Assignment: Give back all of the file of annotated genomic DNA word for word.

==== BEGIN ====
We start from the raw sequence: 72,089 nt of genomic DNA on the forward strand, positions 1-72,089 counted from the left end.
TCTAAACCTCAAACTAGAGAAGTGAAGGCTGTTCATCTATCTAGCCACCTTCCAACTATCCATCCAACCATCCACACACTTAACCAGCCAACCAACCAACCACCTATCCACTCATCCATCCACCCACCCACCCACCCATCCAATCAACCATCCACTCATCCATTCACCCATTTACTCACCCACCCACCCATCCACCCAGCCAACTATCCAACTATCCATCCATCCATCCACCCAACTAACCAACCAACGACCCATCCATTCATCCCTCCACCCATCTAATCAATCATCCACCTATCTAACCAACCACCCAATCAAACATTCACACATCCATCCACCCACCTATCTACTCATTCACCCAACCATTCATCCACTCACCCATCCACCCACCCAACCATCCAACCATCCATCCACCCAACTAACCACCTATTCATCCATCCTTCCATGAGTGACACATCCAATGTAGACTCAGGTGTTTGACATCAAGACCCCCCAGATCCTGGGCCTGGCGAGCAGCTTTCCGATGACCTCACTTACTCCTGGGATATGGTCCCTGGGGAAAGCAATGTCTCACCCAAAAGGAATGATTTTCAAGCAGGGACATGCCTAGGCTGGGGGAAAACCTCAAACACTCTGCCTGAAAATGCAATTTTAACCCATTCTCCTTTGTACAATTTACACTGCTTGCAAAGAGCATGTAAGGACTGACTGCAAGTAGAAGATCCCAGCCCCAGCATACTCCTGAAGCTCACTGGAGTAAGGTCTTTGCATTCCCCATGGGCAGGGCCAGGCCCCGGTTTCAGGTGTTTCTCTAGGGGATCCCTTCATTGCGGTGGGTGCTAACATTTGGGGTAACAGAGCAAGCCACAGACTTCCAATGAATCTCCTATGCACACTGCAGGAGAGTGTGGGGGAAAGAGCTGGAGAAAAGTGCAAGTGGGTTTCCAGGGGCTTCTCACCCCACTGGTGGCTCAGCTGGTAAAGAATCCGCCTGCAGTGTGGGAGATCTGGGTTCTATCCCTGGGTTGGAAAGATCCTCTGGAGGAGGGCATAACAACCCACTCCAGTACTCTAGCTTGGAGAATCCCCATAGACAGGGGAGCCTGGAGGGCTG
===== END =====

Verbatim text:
We start from the raw sequence: 72,089 nt of genomic DNA on the forward strand, positions 1-72,089 counted from the left end.
TCTAAACCTCAAACTAGAGAAGTGAAGGCTGTTCATCTATCTAGCCACCTTCCAACTATCCATCCAACCATCCACACACTTAACCAGCCAACCAACCAACCACCTATCCACTCATCCATCCACCCACCCACCCACCCATCCAATCAACCATCCACTCATCCATTCACCCATTTACTCACCCACCCACCCATCCACCCAGCCAACTATCCAACTATCCATCCATCCATCCACCCAACTAACCAACCAACGACCCATCCATTCATCCCTCCACCCATCTAATCAATCATCCACCTATCTAACCAACCACCCAATCAAACATTCACACATCCATCCACCCACCTATCTACTCATTCACCCAACCATTCATCCACTCACCCATCCACCCACCCAACCATCCAACCATCCATCCACCCAACTAACCACCTATTCATCCATCCTTCCATGAGTGACACATCCAATGTAGACTCAGGTGTTTGACATCAAGACCCCCCAGATCCTGGGCCTGGCGAGCAGCTTTCCGATGACCTCACTTACTCCTGGGATATGGTCCCTGGGGAAAGCAATGTCTCACCCAAAAGGAATGATTTTCAAGCAGGGACATGCCTAGGCTGGGGGAAAACCTCAAACACTCTGCCTGAAAATGCAATTTTAACCCATTCTCCTTTGTACAATTTACACTGCTTGCAAAGAGCATGTAAGGACTGACTGCAAGTAGAAGATCCCAGCCCCAGCATACTCCTGAAGCTCACTGGAGTAAGGTCTTTGCATTCCCCATGGGCAGGGCCAGGCCCCGGTTTCAGGTGTTTCTCTAGGGGATCCCTTCATTGCGGTGGGTGCTAACATTTGGGGTAACAGAGCAAGCCACAGACTTCCAATGAATCTCCTATGCACACTGCAGGAGAGTGTGGGGGAAAGAGCTGGAGAAAAGTGCAAGTGGGTTTCCAGGGGCTTCTCACCCCACTGGTGGCTCAGCTGGTAAAGAATCCGCCTGCAGTGTGGGAGATCTGGGTTCTATCCCTGGGTTGGAAAGATCCTCTGGAGGAGGGCATAACAACCCACTCCAGTACTCTAGCTTGGAGAATCCCCATAGACAGGGGAGCCTGGAGGGCTG